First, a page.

By Maureen Gilmer, IU Health senior journalist, firstname.lastname@example.org
Carter Mears is forever 9 years old.
His face, his smile, his love for cats, Mario Kart and balloons – all of it is frozen in time for his parents, Kim and Dave Mears, his older brother, Jackson, and his legions of fans and friends at Riley Hospital for Children.
Carter died in 2015 after years of battling various health challenges that started with Crohn’s disease, then asthma, then A-20 NEMO deficiency, a rare and complex genetic disorder.
His death was devastating, but his life was amazing, and that’s why Kim and Dave and their family and friends celebrate Carter by continuing his mission of making others happy.
Balloons made Carter happy. Big, bright, colorful balloons. For his 9th birthday, which he spent at Riley, there were so many balloons in his room that nurses and other care team members sometimes had a tough time finding their patient.
He loved to share balloons too, believing that every kid needed at least one in his room. So if he passed by another child’s room in the PICU or up on 7 West during his months at Riley, he always peeked inside to see if the patient had a balloon. If not, he asked his mom or dad to go downstairs and get one to drop off at the nurse’s station.
Four years later, Riley still has a big part of Kim’s heart.
That’s why she and her husband continue to deliver balloons to the hospital. For every holiday, along with their son’s birthday and what Kim calls his “heaven-versary,” they show up at the front desk with 80-plus balloons to be taken to the units where their son spent so many days and nights.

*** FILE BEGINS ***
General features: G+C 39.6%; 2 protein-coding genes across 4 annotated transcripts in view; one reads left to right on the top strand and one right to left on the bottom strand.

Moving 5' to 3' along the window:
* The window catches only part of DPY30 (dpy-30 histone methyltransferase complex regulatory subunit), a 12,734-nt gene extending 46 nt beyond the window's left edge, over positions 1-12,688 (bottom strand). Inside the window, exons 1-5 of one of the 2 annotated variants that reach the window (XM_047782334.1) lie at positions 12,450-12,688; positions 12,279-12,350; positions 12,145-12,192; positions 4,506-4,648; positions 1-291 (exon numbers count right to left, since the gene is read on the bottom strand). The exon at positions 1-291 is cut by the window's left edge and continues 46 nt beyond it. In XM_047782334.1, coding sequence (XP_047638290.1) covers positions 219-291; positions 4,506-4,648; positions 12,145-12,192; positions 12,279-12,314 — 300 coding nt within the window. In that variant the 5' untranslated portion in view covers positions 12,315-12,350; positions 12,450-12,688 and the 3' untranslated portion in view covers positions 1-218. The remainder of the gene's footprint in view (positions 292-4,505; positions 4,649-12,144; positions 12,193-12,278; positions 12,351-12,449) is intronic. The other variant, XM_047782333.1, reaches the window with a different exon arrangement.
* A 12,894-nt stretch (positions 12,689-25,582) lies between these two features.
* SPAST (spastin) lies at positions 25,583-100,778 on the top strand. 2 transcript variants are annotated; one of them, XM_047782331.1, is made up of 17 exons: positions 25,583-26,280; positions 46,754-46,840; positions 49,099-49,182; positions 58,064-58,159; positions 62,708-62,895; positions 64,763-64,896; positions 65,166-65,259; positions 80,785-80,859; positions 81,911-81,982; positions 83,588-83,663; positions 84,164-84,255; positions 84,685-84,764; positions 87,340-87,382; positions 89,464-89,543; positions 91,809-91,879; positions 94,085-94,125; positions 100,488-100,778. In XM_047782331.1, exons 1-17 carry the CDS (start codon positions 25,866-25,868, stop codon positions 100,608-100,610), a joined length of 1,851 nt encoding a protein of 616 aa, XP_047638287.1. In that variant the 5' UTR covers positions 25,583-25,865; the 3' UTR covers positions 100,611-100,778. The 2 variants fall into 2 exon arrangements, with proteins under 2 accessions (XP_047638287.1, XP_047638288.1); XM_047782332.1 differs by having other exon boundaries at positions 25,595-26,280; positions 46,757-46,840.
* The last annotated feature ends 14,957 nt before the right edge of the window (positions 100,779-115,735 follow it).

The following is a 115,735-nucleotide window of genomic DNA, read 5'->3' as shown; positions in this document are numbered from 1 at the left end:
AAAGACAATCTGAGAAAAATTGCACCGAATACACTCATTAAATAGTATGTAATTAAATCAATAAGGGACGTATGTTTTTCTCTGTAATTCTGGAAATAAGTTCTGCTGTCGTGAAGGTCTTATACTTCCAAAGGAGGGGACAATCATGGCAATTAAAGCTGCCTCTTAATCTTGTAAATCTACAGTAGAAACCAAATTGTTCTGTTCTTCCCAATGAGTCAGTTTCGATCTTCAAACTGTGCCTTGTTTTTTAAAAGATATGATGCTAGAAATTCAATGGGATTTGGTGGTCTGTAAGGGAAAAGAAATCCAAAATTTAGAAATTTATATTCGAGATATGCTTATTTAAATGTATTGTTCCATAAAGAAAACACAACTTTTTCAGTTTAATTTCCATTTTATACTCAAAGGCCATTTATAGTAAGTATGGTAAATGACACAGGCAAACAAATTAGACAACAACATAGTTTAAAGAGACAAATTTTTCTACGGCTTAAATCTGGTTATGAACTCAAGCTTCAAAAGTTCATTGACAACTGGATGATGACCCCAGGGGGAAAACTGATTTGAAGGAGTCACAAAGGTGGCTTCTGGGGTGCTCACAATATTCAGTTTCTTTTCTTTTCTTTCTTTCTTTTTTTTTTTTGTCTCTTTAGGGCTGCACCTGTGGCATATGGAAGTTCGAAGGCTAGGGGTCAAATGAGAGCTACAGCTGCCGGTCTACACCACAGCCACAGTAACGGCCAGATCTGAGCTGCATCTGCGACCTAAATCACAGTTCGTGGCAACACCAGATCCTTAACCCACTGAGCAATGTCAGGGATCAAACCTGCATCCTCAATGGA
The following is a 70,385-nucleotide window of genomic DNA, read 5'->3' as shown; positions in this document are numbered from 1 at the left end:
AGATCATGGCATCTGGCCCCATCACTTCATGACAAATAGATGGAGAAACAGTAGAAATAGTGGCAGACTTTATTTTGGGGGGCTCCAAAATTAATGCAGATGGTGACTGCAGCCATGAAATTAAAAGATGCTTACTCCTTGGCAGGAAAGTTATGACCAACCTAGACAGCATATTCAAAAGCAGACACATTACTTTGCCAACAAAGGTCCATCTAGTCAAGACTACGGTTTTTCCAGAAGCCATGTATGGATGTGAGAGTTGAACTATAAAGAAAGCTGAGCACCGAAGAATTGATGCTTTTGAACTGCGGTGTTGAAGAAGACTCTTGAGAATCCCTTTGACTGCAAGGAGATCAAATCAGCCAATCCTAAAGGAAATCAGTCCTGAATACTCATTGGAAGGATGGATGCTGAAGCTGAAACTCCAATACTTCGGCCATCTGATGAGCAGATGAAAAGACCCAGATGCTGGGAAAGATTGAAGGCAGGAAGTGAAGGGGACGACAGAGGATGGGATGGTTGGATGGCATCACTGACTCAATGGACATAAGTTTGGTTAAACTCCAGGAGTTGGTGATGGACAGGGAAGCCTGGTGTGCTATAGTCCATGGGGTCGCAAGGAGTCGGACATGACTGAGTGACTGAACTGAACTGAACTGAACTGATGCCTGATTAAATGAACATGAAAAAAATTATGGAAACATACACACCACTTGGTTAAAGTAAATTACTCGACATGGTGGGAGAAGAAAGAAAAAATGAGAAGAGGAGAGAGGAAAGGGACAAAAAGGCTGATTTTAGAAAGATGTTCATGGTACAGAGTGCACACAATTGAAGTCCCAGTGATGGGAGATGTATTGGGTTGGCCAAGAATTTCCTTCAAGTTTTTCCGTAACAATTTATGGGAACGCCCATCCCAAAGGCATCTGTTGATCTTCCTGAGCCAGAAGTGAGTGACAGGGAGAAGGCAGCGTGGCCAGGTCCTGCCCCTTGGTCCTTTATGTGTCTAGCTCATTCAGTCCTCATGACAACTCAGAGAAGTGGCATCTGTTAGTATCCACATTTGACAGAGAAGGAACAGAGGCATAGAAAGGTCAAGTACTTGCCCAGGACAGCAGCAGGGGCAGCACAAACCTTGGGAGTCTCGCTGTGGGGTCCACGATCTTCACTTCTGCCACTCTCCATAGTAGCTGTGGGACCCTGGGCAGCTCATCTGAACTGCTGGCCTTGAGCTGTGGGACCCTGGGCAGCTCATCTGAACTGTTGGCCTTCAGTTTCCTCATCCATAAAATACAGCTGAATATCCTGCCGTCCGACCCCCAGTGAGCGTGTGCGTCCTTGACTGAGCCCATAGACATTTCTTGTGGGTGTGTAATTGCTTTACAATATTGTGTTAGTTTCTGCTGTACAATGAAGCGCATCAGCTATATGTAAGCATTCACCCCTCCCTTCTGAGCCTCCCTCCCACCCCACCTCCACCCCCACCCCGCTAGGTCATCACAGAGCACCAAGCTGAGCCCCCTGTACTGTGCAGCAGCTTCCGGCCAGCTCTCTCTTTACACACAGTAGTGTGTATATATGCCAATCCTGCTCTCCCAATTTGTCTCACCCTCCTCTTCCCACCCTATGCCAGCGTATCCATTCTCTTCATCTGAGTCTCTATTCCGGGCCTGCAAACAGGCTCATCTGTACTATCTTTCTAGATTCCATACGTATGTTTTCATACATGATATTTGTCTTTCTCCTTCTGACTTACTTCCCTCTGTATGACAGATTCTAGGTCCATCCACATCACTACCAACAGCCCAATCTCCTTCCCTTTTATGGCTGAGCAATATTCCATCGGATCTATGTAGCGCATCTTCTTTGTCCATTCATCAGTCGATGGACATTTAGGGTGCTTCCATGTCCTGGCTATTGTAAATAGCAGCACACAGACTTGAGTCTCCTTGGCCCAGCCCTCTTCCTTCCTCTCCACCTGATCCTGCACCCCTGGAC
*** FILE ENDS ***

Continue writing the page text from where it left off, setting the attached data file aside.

“I definitely know he would want us to do this,” Kim said. “Balloons made him happy, so he knew they would make others happy.”
PICU nurse Kelsi Lawless, who took care of Carter many times during his hospitalizations, says Kim has become like a mom to her.
“She is such a special soul who has created beauty through her own heartache,” Lawless said. “She is always trying to find ways to support parents going through tough times.”
“Carter’s Balloon Project” is only one way that Kim stays involved with Riley. She has served on the hospital’s Pediatric Family Advisory Council since 2016, working on rapid improvement projects benefiting Riley patients and families.
In 2018, she served as a family advocate for the Society of Academic Emergency Medicine and spoke at the group’s national conference.
She does it for Carter and she does it for other families caught up in a world they know little about.
“We were extremely blessed with so many people … trying to help us that I wanted to be able to give back and to use his experiences, my experiences to help others,” she said. “It’s a scary thing to navigate – the unknown. I knew if I could use any of our knowledge to help another family, that’s what I wanted to do.”
Because that’s what Carter would want her to do.
“He was very kind,” his mom said. “Carter had the most positive attitude. He was extremely faithful and knew that God had a plan for him.”
It’s not the plan she would have chosen, but she believes she is making a difference in his name.
“He totally changed our perspective on life. He taught us more in nine years than I think I’ve learned in 40-plus years,” she said.
“He taught me that I’m stronger than I think and that your relationships are the most important thing in life. It’s not what you have or where you’ve gone, it’s who you’re with.”
And Carter will always be with her.
Photos submitted and by Mike Dickbernd, IU Health visual journalist, email@example.com